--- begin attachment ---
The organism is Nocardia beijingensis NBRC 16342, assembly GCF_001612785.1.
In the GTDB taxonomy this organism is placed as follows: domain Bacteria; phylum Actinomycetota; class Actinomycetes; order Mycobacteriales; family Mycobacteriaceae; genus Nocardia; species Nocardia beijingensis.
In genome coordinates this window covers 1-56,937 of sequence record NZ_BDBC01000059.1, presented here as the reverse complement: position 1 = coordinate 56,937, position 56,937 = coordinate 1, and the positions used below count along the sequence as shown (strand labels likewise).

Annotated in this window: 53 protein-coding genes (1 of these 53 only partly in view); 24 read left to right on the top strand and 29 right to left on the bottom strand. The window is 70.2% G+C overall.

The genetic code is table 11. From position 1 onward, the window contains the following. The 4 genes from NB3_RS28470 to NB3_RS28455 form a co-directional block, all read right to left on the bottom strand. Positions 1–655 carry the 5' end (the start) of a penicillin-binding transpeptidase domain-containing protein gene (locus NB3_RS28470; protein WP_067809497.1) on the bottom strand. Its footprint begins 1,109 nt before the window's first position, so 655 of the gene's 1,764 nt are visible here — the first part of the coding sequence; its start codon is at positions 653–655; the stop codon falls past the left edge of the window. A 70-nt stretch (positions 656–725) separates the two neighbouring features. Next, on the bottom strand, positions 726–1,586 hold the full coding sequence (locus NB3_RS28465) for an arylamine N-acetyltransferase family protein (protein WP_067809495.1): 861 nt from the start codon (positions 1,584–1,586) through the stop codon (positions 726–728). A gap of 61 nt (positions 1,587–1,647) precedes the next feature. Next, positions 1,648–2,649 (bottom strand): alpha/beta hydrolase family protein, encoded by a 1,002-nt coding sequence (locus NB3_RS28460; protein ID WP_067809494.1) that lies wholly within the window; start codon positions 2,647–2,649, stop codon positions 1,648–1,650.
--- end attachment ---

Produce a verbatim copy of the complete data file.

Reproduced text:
The organism is Nocardia beijingensis NBRC 16342, assembly GCF_001612785.1.
In the GTDB taxonomy this organism is placed as follows: domain Bacteria; phylum Actinomycetota; class Actinomycetes; order Mycobacteriales; family Mycobacteriaceae; genus Nocardia; species Nocardia beijingensis.
In genome coordinates this window covers 1-56,937 of sequence record NZ_BDBC01000059.1, presented here as the reverse complement: position 1 = coordinate 56,937, position 56,937 = coordinate 1, and the positions used below count along the sequence as shown (strand labels likewise).

Annotated in this window: 53 protein-coding genes (1 of these 53 only partly in view); 24 read left to right on the top strand and 29 right to left on the bottom strand. The window is 70.2% G+C overall.

The genetic code is table 11. From position 1 onward, the window contains the following. The 4 genes from NB3_RS28470 to NB3_RS28455 form a co-directional block, all read right to left on the bottom strand. Positions 1–655 carry the 5' end (the start) of a penicillin-binding transpeptidase domain-containing protein gene (locus NB3_RS28470; protein WP_067809497.1) on the bottom strand. Its footprint begins 1,109 nt before the window's first position, so 655 of the gene's 1,764 nt are visible here — the first part of the coding sequence; its start codon is at positions 653–655; the stop codon falls past the left edge of the window. A 70-nt stretch (positions 656–725) separates the two neighbouring features. Next, on the bottom strand, positions 726–1,586 hold the full coding sequence (locus NB3_RS28465) for an arylamine N-acetyltransferase family protein (protein WP_067809495.1): 861 nt from the start codon (positions 1,584–1,586) through the stop codon (positions 726–728). A gap of 61 nt (positions 1,587–1,647) precedes the next feature. Next, positions 1,648–2,649 (bottom strand): alpha/beta hydrolase family protein, encoded by a 1,002-nt coding sequence (locus NB3_RS28460; protein ID WP_067809494.1) that lies wholly within the window; start codon positions 2,647–2,649, stop codon positions 1,648–1,650.